A Chapter 11 debtor received something of “reasonably equivalent value” from a service provider and therefore was not able to recoup the payments it made to the provider, according to a recent 11th Circuit Court of Appeals ruling. The court reached its decision because “value” in this context can include not just property rights but also any type of economic benefit, either direct or indirect, that the debtor obtains from that creditor as a result of payments made by the debtor.
The debtor in the case was PSN USA, Inc., which operated the PSN Channel, a channel that focused on sporting events in Latin America. The debtor acquired broadcast rights and also contracted with various satellite services. One of those services was Intelsat Corp. Despite being undercapitalized and insolvent, PSN paid $3 million on its contractual obligations to Intelsat from August 2000 to January 2002.
In early 2002, PSN filed for Chapter 11 bankruptcy. A trust created to operate on behalf of the debtor filed an action against Intelsat. The channel, the trust claimed, should get its $3 million back because it did not receive “reasonably equivalent value” from Intelsat in return for its payments. The satellite service asked for summary judgment, and the bankruptcy court entered an order in its favor. The channel received and used the services Intelsat provided, so the lack of “reasonably equivalent value” argument was not viable, the court decided.
The trust appealed to the federal district court and later to the 11th Circuit. Both times, it lost. Under the fraudulent transfer provision within the Bankruptcy Code, Section 548, payments like the ones PSN made to Intelsat can be undone and returned to the debtor, if the debtor proves two things: (1) that it “received less than a reasonably equivalent value in exchange for such transfer,” and (2) that it was insolvent when it made the payments.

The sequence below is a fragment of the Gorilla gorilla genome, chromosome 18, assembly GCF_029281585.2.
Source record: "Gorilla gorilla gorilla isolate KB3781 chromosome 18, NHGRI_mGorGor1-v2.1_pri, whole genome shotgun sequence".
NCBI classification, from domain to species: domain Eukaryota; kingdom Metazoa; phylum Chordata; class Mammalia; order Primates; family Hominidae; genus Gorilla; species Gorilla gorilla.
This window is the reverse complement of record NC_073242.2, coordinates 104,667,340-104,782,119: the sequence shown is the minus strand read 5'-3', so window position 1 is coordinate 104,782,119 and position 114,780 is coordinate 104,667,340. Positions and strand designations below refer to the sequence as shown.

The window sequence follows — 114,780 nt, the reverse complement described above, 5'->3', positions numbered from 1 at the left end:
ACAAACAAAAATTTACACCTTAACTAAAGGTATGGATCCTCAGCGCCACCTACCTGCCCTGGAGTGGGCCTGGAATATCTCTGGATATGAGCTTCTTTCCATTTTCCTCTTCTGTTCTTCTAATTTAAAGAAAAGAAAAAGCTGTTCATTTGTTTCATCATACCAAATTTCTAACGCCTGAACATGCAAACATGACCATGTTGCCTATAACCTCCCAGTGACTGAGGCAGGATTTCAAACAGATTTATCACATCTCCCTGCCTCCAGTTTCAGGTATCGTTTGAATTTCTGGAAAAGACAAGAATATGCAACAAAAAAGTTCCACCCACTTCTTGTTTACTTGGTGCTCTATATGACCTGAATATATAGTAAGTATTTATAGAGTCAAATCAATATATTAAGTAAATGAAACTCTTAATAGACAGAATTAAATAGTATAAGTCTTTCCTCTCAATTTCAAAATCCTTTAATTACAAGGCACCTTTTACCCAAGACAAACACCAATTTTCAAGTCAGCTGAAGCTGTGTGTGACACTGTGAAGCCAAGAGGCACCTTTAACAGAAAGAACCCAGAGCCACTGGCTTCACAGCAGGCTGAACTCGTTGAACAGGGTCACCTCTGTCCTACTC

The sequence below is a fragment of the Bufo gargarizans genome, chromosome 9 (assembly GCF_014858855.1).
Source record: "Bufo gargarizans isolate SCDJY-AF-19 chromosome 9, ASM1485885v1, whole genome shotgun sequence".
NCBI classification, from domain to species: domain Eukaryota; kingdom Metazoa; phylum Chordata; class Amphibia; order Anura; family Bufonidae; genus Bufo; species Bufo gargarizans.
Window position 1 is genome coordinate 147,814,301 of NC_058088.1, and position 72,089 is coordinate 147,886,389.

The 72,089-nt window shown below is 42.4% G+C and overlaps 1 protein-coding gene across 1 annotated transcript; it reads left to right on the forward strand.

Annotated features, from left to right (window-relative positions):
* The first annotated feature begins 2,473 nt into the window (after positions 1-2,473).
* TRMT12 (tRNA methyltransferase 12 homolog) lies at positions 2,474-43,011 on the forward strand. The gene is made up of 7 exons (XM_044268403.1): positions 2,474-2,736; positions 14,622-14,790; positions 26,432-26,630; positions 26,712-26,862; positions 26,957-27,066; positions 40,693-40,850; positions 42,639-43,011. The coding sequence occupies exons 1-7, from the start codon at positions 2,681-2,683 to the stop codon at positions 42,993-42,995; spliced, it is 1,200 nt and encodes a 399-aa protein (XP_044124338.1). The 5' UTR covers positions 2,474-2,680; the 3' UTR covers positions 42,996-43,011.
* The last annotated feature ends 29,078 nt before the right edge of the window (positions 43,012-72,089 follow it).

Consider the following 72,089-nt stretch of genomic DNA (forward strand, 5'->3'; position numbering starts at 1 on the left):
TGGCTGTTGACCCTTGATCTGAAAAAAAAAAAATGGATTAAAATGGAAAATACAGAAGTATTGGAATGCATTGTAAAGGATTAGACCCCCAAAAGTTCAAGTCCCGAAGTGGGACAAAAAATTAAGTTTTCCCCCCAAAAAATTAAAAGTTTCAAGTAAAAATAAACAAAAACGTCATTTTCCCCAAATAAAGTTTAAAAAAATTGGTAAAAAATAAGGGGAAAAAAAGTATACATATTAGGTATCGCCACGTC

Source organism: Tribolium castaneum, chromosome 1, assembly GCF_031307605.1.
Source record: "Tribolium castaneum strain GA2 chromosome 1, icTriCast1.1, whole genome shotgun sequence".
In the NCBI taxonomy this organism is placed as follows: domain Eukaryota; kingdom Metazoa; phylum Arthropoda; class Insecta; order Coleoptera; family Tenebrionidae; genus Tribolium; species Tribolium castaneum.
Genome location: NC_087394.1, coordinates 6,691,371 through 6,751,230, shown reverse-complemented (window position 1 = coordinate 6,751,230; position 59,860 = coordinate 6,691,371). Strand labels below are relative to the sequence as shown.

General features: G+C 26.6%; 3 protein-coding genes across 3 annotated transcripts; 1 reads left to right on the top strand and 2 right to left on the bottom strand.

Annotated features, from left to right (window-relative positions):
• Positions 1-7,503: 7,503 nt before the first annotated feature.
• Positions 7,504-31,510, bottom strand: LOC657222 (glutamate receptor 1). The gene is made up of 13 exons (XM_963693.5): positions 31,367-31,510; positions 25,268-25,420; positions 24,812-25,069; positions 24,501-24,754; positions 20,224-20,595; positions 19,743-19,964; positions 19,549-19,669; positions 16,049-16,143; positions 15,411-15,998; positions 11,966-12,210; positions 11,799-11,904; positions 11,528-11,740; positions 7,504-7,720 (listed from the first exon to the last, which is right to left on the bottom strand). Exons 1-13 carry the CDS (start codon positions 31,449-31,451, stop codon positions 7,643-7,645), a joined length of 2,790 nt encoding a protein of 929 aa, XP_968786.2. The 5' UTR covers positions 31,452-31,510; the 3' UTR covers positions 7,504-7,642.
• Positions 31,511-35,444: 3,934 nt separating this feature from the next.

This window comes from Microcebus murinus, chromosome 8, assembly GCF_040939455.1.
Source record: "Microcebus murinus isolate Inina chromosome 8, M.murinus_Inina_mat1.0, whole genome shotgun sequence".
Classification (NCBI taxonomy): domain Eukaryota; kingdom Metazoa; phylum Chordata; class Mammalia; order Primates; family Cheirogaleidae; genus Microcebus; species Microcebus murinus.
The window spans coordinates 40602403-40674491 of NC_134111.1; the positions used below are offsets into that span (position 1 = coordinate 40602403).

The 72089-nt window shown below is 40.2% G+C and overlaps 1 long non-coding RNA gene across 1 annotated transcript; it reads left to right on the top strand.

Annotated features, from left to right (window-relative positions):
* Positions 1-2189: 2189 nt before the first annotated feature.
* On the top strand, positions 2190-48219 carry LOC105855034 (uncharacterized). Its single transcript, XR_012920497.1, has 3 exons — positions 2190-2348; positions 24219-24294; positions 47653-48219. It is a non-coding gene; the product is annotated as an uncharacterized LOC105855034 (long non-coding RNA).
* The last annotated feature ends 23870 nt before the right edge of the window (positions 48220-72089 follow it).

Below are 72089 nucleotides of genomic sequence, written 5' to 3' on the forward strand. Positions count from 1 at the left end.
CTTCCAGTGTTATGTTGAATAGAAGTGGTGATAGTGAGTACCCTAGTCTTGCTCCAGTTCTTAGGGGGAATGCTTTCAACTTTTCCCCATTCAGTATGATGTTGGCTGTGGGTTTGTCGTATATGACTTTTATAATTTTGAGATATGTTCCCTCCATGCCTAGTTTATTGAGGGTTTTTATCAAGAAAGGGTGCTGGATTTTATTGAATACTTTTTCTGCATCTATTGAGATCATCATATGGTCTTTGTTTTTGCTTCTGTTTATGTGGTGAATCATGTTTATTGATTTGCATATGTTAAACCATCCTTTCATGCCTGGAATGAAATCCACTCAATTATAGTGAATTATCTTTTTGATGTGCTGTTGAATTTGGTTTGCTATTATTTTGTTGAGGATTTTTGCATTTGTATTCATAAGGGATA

While PSN was definitely insolvent at the time it made the disputed payments to Intelsat, it did receive some value for its money. The district court pointed out that, without satellite services like Intelsat’s, PSN would not have had programming to air and would not “have any business to operate.”
The 11th Circuit ultimately rejected the trust’s argument that the lower courts used too broad a definition of value in deciding whether or not the channel received reasonably equivalent value. The trust urged the appeals court to rule in its favor because the channel did not receive “some kind of enforceable entitlement to some tangible or intangible article.” This was not the correct standard, according to the court. Value encompasses more than just the receipt of property rights. It includes any economic benefit the debtor receives, whether that benefit is direct or indirect. Although the debtor in this case was not a party to the satellite contracts, it was able to use the Intelsat services, and the ability to use services clearly was something of “value.”
For up-to-date and in-depth knowledge and skillful advocacy regarding your Chapter 11 bankruptcy issue, let the Florida bankruptcy attorneys at Stok Folk + Kon help. Our experienced attorneys can provide you the assistance you need in dealing with the Chapter 11 process.
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More blog posts:
Federal Appeals Court Approves Florida Debtor’s Chapter 11 Reorganization with Third-Party Releases, Florida Business Lawyers Blog, Nov. 20, 2015
Bank’s Failure to Contest Reorganization Plan’s Broad Release Terms on Time Dooms Claim, Florida Business Lawyers Blog, March 11, 2015
Photo: Mexican soccer fans singing the Mexican National Anthem by Santiago LLobet at Wikimedia Commons.